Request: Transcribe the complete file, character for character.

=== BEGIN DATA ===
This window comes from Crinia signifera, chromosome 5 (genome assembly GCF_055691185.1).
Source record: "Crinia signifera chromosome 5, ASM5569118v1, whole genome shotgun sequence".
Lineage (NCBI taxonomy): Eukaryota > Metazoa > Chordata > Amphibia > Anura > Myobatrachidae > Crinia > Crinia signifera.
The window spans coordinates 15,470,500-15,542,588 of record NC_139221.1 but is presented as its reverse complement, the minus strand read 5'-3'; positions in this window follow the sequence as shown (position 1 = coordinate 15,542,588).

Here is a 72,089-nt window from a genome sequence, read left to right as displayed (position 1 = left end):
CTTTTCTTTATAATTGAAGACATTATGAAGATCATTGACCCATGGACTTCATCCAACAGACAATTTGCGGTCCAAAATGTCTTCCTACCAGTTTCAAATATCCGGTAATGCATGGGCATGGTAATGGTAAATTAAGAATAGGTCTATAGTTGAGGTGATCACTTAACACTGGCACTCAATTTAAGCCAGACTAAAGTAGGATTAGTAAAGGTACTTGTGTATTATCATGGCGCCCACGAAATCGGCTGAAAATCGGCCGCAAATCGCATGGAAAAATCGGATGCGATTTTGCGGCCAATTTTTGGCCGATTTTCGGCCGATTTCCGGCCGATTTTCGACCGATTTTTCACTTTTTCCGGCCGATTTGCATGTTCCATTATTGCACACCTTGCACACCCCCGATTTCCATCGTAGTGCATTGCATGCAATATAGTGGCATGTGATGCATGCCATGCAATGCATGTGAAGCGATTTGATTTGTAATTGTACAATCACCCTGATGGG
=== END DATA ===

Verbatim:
This window comes from Crinia signifera, chromosome 5 (genome assembly GCF_055691185.1).
Source record: "Crinia signifera chromosome 5, ASM5569118v1, whole genome shotgun sequence".
Lineage (NCBI taxonomy): Eukaryota > Metazoa > Chordata > Amphibia > Anura > Myobatrachidae > Crinia > Crinia signifera.
The window spans coordinates 15,470,500-15,542,588 of record NC_139221.1 but is presented as its reverse complement, the minus strand read 5'-3'; positions in this window follow the sequence as shown (position 1 = coordinate 15,542,588).

Here is a 72,089-nt window from a genome sequence, read left to right as displayed (position 1 = left end):
CTTTTCTTTATAATTGAAGACATTATGAAGATCATTGACCCATGGACTTCATCCAACAGACAATTTGCGGTCCAAAATGTCTTCCTACCAGTTTCAAATATCCGGTAATGCATGGGCATGGTAATGGTAAATTAAGAATAGGTCTATAGTTGAGGTGATCACTTAACACTGGCACTCAATTTAAGCCAGACTAAAGTAGGATTAGTAAAGGTACTTGTGTATTATCATGGCGCCCACGAAATCGGCTGAAAATCGGCCGCAAATCGCATGGAAAAATCGGATGCGATTTTGCGGCCAATTTTTGGCCGATTTTCGGCCGATTTCCGGCCGATTTTCGACCGATTTTTCACTTTTTCCGGCCGATTTGCATGTTCCATTATTGCACACCTTGCACACCCCCGATTTCCATCGTAGTGCATTGCATGCAATATAGTGGCATGTGATGCATGCCATGCAATGCATGTGAAGCGATTTGATTTGTAATTGTACAATCACCCTGATGGG